The USS Columbia in 2016.

The USS Columbia in 2016. U.S. Navy / Petty Officer 2nd Class Michael H. Lee

Pending Sale Raises Fears of Consolidation Among Submarine Suppliers

Valve company merger comes as the stressed submarine industrial base tries to increase production for the U.S. Navy and Australia.

The pending sale of a company that makes specialty valves used in America’s nuclear-powered submarines is raising concerns about consolidation in an already fragile sector of the defense industrial base.

The move comes as the U.S. and two of its closest allies clamor for more submarines, which they say are essential to keep pace with China.

“I’m concerned about this potential merger between two of America’s critical valve production companies,” Rep. Rob Wittman, R-Va., tweeted Wednesday. “At a time when we are expanding the submarine industrial base to meet future requirements, we need more information before deciding to support a valve consolidation proposal.”

Earlier this week, Circor International said it would sell itself to private equity firm KKR for $51 per share, rejecting a more lucrative $57 per share offer from another private equity firm, Arcline Investment Management, Reuters reported. Late Thursday, Circor said it had entered a definitive agreement with KKR, now for a higher $56 per share.

Arcline’s Fairbanks Morse Defense acquired Hunt Valve in 2021. Circor owns Portland Valve. But since Arcline offered more money, officials are worried Circor could change its mind and sell to them, thus consolidating the two valve companies under a single owner.

The submarine makers and their bespoke suppliers have been particularly stressed in recent years as they attempt to build two Virginia-class subs each year for the Navy. The pandemic threw a wrench in those efforts as companies have struggled to hire enough skilled welders, pipefitters and other specialists. Supply chain issues have also prompted the Biden administration to use the Defense Production Act to accelerate manufacturing of critical parts and meet the Navy’s demand.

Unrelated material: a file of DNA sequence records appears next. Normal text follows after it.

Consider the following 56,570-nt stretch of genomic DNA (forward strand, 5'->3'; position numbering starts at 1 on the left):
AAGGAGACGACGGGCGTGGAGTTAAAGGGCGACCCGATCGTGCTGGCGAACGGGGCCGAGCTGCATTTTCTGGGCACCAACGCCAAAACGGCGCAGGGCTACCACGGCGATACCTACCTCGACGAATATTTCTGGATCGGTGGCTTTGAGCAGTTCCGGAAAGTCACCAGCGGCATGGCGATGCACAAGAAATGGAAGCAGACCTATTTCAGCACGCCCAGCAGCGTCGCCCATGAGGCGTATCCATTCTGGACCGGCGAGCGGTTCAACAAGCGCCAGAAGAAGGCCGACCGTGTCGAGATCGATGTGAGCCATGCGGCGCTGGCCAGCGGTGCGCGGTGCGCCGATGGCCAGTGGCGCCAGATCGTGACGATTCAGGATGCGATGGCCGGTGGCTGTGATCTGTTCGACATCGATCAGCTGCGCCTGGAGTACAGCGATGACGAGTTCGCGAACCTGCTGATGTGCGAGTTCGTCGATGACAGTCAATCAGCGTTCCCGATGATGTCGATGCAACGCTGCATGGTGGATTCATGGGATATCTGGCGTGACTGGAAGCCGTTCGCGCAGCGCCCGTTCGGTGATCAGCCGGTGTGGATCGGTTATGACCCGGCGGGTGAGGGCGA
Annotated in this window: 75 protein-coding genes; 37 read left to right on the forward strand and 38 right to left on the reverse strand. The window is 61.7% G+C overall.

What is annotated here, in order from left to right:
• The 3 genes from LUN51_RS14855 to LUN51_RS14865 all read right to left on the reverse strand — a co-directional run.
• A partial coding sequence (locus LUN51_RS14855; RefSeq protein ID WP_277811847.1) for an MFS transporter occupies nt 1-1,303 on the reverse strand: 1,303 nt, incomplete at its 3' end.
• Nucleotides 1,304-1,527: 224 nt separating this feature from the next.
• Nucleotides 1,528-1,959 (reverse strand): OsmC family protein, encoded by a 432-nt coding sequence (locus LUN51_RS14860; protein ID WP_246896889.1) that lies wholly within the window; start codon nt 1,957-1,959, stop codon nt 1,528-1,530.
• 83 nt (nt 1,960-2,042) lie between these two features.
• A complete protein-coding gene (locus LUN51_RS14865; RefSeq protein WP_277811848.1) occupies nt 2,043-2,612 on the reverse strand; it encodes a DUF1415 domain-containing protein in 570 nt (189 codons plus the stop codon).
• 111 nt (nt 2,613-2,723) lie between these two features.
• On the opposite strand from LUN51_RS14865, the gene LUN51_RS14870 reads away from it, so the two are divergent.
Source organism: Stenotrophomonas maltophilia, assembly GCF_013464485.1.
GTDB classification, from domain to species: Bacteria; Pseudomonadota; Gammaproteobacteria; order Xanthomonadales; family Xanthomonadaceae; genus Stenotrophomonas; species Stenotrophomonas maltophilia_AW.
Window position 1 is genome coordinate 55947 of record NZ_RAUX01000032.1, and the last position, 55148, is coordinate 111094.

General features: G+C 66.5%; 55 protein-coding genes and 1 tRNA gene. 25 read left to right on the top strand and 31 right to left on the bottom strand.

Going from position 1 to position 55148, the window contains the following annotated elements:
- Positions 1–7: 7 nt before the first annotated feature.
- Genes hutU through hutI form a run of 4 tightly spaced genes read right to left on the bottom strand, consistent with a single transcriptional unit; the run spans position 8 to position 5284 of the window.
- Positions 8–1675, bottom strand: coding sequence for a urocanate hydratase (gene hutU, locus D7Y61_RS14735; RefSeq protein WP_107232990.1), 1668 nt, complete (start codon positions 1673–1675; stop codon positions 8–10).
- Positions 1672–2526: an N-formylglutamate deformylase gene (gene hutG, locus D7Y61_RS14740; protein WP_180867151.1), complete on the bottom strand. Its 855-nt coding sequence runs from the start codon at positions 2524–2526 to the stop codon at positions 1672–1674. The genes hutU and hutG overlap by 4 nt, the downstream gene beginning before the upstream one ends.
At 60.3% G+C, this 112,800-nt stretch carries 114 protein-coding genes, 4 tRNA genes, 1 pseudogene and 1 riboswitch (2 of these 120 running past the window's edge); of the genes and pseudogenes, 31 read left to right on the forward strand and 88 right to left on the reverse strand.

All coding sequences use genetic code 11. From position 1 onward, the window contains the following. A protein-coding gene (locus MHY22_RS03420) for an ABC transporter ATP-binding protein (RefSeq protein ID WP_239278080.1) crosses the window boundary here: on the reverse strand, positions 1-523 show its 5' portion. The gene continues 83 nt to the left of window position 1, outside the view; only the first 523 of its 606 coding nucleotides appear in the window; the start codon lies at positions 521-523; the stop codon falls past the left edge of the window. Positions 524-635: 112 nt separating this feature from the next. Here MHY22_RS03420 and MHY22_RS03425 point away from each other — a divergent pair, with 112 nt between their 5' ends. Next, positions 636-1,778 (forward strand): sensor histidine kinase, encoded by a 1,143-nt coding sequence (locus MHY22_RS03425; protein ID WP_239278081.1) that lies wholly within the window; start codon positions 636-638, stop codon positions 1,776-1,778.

The U.S. Navy is also buying new Columbia-class submarines, which carry nuclear missiles, to replace the aging Ohio-class. And the United States plans to sell three to five Virginia-class submarines to Australia in the coming years.

The valves made by Hunt and Portland are used to control the water flow into ballast tanks, which allow submarines to dive and surface, according to Mark Montgomery, a retired Navy rear admiral who is now a senior director and senior fellow at the Foundation for Defense of Democracies. The valves are also used in high-pressure air systems.

“We just have to be very careful here,” Montgomery said. “Do we have some kind of guarantee that both production lines will stay open—there will be no reduction in the STEM-qualified workforce associated with these workplaces?”

Any deal would be subject to a federal antitrust review.

“There’s … been a reckoning within the defense world about how wholesale consolidation of the defense industrial base is actually [leaving] us much less secure, and has serious national security implications,” Federal Trade Commission Chair Lina Khan said at a March conference

When companies merge or are acquired, executives usually look for ways to be more efficient, which often leads to the elimination of redundant activities.

“Corporations don't get bonuses for wasting money, they get bonuses for saving money, and achieving efficiencies,” Montgomery said. “But the problem is one person's efficiency, there's another person's supply chain woe.”

The retired admiral pointed out that a fire at a U.S. black power factory in Louisiana has led to a shortage in the gunpowder used in military weapons.

“We know what happens when you get yourself down to one or two companies,” Montgomery. You create problems.”